Senate poised to tackle postal reform

Next up: postal reform.

Having dispatched with a small-business measure and congressional insider-trading bill, the Senate is poised to take up a bipartisan measure that would overhaul the cash-strapped Postal Service’s operations next week.

Senate Majority Leader Harry Reid (D-Nev.), who has called the postal legislation a priority in recent weeks, said Thursday there could be a procedural vote as early as Monday on the bill from Sens. Joe Lieberman (I-Conn.), Susan Collins (R-Maine), Tom Carper (D-Del.) and Scott Brown (R-Mass.).

{mosads}Carper said Thursday that he welcomed Reid’s decision to move the bill to the floor, and said that Congress had to move fast to help an agency that has lost billions of dollars in recent years.

“This bill — the only bipartisan proposal from Members in either Chamber — presents a comprehensive solution to the Postal Service’s financial challenges,” the Delaware Democrat said in a statement. “While the situation facing the Postal Service is dire, it is not hopeless. That is why we need to pass this bipartisan and comprehensive bill as soon as possible.”

The bill from the four senators, all members of the Senate Homeland Security Committee, cleared the panel in November.

The lawmakers had hoped their bill would have progressed more quickly this year, but the measure has found resistance from, among other places, Sen. Bernie Sanders (I-Vt.) and other members of the Democratic Caucus.

Sanders said Thursday that he had held productive discussions with Lieberman and Carper about making changes to the bill, but that the time had come to bring those discussions to the floor.

Reid said as much last week, telling reporters that he thought the only way to finish off the postal reform bill was on the floor.

“I hope we can agree on a manager’s amendment that will go a long way toward saving jobs at the Postal Service, saving rural post offices and maintaining strong mail-delivery standards,” Sanders said in a statement.

The Postal Service and lawmakers in both chambers all acknowledge that Congress needs to pass postal legislation, with mail volume continuing to drop as consumers have more and more opportunities to communicate electronically. 

But USPS and members of both the House and the Senate have different visions over how to get the agency back on firmer financial ground.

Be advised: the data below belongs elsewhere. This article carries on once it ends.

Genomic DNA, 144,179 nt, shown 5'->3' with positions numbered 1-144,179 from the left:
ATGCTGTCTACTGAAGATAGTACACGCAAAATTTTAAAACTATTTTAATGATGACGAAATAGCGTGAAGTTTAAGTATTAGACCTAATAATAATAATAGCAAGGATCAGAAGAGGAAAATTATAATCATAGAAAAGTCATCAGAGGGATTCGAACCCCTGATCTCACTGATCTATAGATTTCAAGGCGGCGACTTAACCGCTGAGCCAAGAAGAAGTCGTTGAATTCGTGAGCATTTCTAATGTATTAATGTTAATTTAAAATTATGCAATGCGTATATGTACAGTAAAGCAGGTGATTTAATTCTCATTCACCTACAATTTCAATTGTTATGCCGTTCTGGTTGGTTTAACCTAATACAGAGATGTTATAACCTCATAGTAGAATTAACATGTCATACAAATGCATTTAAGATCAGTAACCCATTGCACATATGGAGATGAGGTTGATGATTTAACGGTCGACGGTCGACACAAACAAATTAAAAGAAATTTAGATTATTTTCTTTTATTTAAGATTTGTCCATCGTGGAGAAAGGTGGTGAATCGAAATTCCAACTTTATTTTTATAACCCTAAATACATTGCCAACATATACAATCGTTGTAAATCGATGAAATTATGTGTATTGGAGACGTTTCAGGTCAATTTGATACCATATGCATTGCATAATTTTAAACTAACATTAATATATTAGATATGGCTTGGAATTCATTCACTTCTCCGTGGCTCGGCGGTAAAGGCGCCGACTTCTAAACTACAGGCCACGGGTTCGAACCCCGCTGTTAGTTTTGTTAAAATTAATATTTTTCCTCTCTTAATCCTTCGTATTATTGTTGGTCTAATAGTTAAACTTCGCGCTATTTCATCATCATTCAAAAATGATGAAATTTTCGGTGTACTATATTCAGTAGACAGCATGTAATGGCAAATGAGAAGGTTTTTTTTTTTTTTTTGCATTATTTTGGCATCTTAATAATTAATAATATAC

Postmaster General Patrick Donahoe has said that Congress needs to allow the Postal Service to act more like a business and cut costs more aggressively — something, he says, neither the bipartisan Senate bill nor a House Republican bill from Rep. Darrell Issa (R-Calif.) and others would do.

“You know that phrase ‘speed kills?’ ” Donahoe said in November. “Well, lack of speed will kill the Postal Service.”

The agency is moving forward with a plan to potentially close more than 200 mail processing centers, which would slow down the delivery of first-class mail in many cases, as soon as May 15. Donahoe has said USPS needs to spend $20 billion less a year by 2015.

The bipartisan Senate bill would allow USPS to potentially scrap Saturday delivery after two years, and would also allow the agency to spread out prepayments for retiree healthcare that were earlier required by Congress.

But Sanders wants the Postal Service to keep six-day delivery for at least four years, to get rid of the healthcare prepayment and create a blue-ribbon panel to help the agency find more revenue.

For her part, Collins recently cited data that showed that service cuts planned by the agency would cost billions in lost revenue.

“Slower delivery and less service will force many customers to pursue delivery alternatives, dealing yet another blow to postal revenues,” the Maine Republican said.

In the House, the bill pushed by Issa and Rep. Dennis Ross (R-Fla.), would empower a task force to construct a cost-cutting plan and would ban future no-layoff clauses in collective bargaining agreements with USPS.

The House GOP bill is scheduled to get a Rules Committee hearing on Monday, but is still waiting to hit the floor. 

—This post was updated at 7:45 a.m. on March 23.

Tags Bernie Sanders Harry Reid Susan Collins Tom Carper

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